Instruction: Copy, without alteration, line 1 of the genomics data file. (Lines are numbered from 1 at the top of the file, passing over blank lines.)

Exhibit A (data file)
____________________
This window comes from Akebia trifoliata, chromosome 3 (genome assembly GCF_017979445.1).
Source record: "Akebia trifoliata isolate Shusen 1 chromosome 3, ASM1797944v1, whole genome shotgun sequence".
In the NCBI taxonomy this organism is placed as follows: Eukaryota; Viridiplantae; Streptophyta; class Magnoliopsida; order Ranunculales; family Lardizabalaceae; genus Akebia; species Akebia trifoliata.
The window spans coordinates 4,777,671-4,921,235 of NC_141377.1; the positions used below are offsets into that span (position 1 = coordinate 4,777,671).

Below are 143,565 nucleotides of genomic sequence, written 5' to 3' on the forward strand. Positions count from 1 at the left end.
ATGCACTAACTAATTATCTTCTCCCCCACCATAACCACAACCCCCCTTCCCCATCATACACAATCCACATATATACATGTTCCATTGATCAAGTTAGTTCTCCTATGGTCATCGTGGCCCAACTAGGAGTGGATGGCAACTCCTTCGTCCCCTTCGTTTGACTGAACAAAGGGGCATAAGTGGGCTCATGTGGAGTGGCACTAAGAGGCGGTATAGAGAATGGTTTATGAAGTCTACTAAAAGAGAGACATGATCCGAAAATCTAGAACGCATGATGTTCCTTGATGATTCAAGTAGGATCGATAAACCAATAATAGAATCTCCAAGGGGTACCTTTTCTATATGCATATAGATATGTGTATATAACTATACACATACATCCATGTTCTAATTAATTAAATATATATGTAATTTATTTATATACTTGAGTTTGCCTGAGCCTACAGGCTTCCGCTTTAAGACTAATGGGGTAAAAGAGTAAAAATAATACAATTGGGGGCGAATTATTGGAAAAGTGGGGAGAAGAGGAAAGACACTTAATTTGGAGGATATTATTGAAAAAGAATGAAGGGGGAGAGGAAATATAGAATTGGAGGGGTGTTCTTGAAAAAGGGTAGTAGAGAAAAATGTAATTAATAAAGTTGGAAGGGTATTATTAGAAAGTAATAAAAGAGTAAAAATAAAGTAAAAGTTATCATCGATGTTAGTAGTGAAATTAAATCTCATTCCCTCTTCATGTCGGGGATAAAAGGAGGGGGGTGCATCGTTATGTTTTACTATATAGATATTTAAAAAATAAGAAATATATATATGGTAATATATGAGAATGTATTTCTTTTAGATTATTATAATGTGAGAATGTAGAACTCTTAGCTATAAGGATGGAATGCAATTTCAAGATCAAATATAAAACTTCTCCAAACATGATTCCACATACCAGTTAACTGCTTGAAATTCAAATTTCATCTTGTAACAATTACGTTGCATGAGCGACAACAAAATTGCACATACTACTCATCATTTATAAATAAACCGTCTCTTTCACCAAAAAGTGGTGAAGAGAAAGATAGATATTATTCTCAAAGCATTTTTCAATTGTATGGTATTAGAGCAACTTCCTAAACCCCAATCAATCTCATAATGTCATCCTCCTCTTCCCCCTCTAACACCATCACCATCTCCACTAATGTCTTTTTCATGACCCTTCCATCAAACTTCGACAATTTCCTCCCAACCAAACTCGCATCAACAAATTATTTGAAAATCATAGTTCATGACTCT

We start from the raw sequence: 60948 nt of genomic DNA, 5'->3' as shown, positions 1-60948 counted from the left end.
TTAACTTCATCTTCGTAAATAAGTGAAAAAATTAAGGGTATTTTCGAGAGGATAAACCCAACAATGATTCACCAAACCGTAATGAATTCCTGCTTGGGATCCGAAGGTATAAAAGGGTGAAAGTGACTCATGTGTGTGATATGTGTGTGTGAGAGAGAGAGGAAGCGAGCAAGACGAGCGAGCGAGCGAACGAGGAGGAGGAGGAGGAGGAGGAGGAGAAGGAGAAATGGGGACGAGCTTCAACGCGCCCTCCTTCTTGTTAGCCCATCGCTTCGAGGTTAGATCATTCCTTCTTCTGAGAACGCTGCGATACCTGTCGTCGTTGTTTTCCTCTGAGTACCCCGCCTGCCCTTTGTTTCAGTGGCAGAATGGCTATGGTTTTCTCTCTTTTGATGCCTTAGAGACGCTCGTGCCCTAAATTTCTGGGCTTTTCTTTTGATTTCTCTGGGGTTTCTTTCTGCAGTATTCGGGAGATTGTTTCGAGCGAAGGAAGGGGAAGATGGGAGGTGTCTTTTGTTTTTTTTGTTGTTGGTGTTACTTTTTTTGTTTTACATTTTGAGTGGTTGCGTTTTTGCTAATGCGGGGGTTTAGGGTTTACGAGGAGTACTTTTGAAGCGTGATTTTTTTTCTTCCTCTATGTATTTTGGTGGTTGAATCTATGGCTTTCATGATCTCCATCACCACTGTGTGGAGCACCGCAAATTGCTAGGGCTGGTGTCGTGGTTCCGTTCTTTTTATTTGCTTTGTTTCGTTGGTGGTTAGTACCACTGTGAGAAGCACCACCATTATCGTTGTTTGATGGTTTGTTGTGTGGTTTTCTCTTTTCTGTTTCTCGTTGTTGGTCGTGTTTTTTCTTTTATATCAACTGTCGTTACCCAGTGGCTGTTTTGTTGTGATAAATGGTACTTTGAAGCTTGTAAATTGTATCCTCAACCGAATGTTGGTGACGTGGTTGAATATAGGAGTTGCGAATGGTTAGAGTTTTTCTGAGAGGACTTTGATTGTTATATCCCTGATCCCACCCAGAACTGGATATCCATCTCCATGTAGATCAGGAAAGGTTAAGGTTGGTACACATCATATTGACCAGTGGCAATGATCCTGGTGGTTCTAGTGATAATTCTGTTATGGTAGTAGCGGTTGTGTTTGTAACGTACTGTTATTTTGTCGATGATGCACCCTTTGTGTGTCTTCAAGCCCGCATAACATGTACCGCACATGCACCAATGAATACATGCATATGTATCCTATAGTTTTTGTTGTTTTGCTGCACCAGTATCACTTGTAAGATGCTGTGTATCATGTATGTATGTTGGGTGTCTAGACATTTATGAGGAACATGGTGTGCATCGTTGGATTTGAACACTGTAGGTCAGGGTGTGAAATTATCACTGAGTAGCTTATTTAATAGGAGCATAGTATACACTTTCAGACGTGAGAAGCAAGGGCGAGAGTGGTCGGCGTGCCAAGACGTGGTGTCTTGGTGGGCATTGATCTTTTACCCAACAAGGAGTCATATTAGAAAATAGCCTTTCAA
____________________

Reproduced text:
This window comes from Akebia trifoliata, chromosome 3 (genome assembly GCF_017979445.1).